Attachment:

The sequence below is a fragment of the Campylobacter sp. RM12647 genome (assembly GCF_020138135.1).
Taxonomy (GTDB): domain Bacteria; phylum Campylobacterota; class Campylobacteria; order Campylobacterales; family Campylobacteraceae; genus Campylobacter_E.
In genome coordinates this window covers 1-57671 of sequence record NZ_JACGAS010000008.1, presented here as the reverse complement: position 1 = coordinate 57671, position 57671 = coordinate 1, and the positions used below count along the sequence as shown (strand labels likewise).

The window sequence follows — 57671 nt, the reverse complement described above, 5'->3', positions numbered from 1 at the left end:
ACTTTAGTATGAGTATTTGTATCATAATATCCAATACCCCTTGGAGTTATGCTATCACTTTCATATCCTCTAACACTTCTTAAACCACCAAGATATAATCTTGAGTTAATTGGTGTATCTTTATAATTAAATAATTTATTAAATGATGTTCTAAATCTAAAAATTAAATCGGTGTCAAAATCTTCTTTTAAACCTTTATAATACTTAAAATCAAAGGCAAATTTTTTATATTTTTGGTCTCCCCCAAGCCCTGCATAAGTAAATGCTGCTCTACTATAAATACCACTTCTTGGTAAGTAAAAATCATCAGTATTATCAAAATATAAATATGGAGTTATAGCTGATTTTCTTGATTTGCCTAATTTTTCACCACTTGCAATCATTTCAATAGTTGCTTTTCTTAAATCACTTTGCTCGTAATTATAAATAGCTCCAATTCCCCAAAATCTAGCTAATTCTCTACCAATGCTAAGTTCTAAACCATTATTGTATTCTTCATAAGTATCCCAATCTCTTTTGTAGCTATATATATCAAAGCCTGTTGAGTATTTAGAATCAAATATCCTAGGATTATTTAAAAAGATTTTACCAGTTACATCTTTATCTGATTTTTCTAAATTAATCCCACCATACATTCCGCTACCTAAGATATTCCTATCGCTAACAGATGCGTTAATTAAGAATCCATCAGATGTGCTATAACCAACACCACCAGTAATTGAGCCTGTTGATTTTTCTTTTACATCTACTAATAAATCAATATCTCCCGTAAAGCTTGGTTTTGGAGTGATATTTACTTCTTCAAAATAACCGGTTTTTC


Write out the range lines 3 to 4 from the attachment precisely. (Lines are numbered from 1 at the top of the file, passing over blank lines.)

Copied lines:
In genome coordinates this window covers 1-57671 of sequence record NZ_JACGAS010000008.1, presented here as the reverse complement: position 1 = coordinate 57671, position 57671 = coordinate 1, and the positions used below count along the sequence as shown (strand labels likewise).

The window sequence follows — 57671 nt, the reverse complement described above, 5'->3', positions numbered from 1 at the left end: